Friday 20 February 2015

Capital Errors: from Bad to Worst (of All).

Tim Worstall (a senior fellow of the Adam Smith Institute) takes issue in the “human capital” controversy (link).

Worstall thinks “that Milanovic is missing something” and proceeds to his own “rejigged” counter-example to show where that something is:
“We have two people with unskilled labor. They can earn $10,000 a year each. One of them also has a capital endowment which pays him $50,000 a year. His maximum income is thus $60,000 a year. The possession of that financial capital clearly leads to an inequality.
“Now our other unskilled laborer decides to go get himself some of that human capital…”
… And, as a result, he, too, gets paid $60k a year.

Let’s illustrate that. The second unskilled worker (say, both were initially janitors) “goes get himself” a job qualification, maybe a vocational course at TAFE (aged care nurse, for instance). After that, he gets a higher paying job (paying $60k).

Obviously, what Worstall calls “human capital” is simply “higher skill qualification/higher paying job”. His argument seems to be that to use one or the other is something like to-may-toes vs. to-mah-toes:

But if those phrases were synonymous, why the stubborn insistence on using “human capital”, instead of "skills"? Why he picks "to-may-toes" but emphatically opposes "to-mah-toes"?


Unlike "to-may-toes" and "to-mah-toes", "human capital" and "skills" aren’t perfectly exchangeable.

First. The “human capitalist” still has to work to get his $60k. What happens with the “disutility” he experiences? (Recall that "disutility" was centre-stage in Prof. Rowe’s own critique of Milanovic). One could suggest another “rejigging”: the “financial capitalist” could quit his job and still get $50k a year, no sweat (no "disutility"). Worstall can see that, surely?

(Strangely, Worstall does not use the word “disutility” at all: it appears once only in his post, in a literal quote from Milanovic. Why not? Does Worstall imply that basic microeconomic concepts are irrelevant to the point of being optional or even altogether disposable?)

Second. Can the “human capitalist” transfer his aged care nurse certificate as inheritance to his kids, as the other guy can leave his bank account balance to his?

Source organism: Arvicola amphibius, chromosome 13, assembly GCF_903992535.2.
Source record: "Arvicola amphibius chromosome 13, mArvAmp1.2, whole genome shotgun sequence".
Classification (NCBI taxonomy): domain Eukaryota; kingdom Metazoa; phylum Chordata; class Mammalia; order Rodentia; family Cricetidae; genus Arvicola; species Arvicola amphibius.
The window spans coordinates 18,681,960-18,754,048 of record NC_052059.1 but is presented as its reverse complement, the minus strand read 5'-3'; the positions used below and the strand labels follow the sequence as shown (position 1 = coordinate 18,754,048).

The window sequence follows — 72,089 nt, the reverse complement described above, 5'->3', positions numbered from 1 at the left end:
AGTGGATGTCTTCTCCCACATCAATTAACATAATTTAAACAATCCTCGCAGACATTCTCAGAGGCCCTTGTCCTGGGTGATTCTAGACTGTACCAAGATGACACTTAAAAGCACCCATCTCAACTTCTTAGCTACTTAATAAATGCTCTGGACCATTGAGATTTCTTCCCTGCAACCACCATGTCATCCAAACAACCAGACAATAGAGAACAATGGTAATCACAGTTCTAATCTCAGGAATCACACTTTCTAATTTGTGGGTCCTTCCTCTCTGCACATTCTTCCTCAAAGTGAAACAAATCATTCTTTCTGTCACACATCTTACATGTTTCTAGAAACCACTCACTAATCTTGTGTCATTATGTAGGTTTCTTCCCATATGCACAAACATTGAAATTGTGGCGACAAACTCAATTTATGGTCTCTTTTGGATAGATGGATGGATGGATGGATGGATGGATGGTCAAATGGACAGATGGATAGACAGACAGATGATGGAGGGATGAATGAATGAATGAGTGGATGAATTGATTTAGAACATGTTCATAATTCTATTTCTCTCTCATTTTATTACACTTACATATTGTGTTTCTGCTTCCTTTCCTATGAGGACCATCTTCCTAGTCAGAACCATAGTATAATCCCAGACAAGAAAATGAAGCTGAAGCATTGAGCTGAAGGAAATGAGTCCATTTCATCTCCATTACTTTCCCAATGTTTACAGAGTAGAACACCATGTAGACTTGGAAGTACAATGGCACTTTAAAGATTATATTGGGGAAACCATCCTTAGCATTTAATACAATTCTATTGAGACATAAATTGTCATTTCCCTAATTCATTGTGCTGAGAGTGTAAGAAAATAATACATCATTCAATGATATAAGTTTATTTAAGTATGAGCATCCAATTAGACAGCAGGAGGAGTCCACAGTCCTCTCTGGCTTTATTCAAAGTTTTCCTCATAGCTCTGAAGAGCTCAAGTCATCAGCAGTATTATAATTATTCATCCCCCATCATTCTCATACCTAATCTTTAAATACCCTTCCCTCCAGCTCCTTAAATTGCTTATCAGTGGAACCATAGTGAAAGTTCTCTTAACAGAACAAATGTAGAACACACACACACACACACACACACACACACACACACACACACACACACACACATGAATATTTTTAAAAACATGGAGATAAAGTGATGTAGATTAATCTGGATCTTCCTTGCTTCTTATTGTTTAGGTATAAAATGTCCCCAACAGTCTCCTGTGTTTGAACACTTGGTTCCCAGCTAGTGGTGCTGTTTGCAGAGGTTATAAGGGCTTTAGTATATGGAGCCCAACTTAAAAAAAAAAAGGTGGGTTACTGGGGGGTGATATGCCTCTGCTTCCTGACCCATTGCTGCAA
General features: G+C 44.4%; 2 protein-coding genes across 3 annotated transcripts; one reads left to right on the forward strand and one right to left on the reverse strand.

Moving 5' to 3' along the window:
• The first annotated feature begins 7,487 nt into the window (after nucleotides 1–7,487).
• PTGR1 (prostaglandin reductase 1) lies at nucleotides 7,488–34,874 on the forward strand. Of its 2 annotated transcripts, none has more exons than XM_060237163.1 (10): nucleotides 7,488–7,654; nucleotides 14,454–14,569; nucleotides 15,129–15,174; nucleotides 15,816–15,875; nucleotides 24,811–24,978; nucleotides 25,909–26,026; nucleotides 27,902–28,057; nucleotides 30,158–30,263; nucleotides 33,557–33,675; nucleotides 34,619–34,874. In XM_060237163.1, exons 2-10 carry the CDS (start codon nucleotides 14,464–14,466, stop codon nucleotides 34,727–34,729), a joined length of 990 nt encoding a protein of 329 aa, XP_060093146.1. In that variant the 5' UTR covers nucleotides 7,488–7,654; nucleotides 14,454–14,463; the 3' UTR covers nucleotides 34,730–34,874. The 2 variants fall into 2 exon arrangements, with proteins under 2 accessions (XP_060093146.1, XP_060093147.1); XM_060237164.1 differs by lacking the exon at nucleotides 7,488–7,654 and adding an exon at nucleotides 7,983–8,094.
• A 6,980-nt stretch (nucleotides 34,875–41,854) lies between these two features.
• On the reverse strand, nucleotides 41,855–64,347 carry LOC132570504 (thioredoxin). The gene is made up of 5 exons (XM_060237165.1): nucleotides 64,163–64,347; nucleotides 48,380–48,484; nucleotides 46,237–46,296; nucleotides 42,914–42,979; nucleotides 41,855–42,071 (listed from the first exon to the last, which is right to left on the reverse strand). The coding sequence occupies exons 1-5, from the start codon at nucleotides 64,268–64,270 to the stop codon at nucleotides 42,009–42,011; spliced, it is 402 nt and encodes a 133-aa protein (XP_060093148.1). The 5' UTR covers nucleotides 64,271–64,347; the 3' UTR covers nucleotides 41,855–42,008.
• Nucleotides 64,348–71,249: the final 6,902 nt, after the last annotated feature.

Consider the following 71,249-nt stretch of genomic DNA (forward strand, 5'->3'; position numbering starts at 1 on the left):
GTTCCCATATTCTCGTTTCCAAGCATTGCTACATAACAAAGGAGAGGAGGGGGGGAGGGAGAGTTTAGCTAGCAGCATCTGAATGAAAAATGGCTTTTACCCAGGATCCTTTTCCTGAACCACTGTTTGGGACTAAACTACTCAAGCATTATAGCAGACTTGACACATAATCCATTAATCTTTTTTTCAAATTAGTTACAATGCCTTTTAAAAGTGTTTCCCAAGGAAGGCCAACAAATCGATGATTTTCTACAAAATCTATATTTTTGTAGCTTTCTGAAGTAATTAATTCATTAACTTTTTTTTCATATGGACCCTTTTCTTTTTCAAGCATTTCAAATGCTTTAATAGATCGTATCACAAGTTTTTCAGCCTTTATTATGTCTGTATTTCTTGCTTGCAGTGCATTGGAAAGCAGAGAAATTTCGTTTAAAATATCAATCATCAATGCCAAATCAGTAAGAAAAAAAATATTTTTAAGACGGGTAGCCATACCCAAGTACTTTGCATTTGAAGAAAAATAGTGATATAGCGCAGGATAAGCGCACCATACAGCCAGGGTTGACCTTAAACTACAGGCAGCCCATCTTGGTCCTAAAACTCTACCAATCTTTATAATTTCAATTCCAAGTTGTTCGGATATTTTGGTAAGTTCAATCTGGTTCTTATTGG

Third: As Worstall admits: “So, no, the two things, financial capital and human capital are not the same thing nor do they have exactly the same effects”. Now, that's something.


So, we go back to our question: why Worstall’s single-minded insistence on using “human capital” when it is clearly not synonymous with “higher skill qualification/higher paying job” and he admits as much?

That usage is misleading, as Milanovic rightly asserts. Worse, it's evidently nonsensical, going against elemental English. Why his insistence on using misleading terms?

This brings us to Worstall’s earlier “argument”:
“The point [of Milanovic’s critique] being that if we start referring to ‘capital’ in this sense then we’ll end up declaring that we’re all capitalists. And, well, perhaps we won’t be able then to apply Marxian class analysis or something and wouldn’t that be bad.”
Frankly that suggests a very unflattering answer to those questions, but I'm not here to tell readers what to think. Judge by yourselves: read his post.

Leaving that aside, this may be news to Worstall, from the Adam Smith Institute, but poor economics is not a good thing, and worst-of-all is the astonishing ignorance of the relevant history of economic thought:
“What are the common wages of labour, depends everywhere upon the contract usually made between those two parties [capitalists and workers], whose interests are by no means the same. The workmen desire to get as much, the masters to give as little as possible. The former are disposed to combine in order to raise, the latter in order to lower the wages of labour.
“It is not, however, difficult to foresee which of the two parties must, upon all ordinary occasions, have the advantage in the dispute, and force the other into a compliance with their terms. The masters, being fewer in number, can combine much more easily; and the law, besides, authorizes, or at least does not prohibit their combinations, while it prohibits those of the workmen.”
Poor Adam Smith.


Personally, made to choose between Tim Worstall, and Fred Astaire and Ginger Rogers, it wouldn't break my heart to pick Astaire and Rogers for their far superior "human capital" (aka dancing, singing and reasoning skills). Let's call the whole thing off.

Branko Milanovic replies to Nick Rowe and Tim Worstall.

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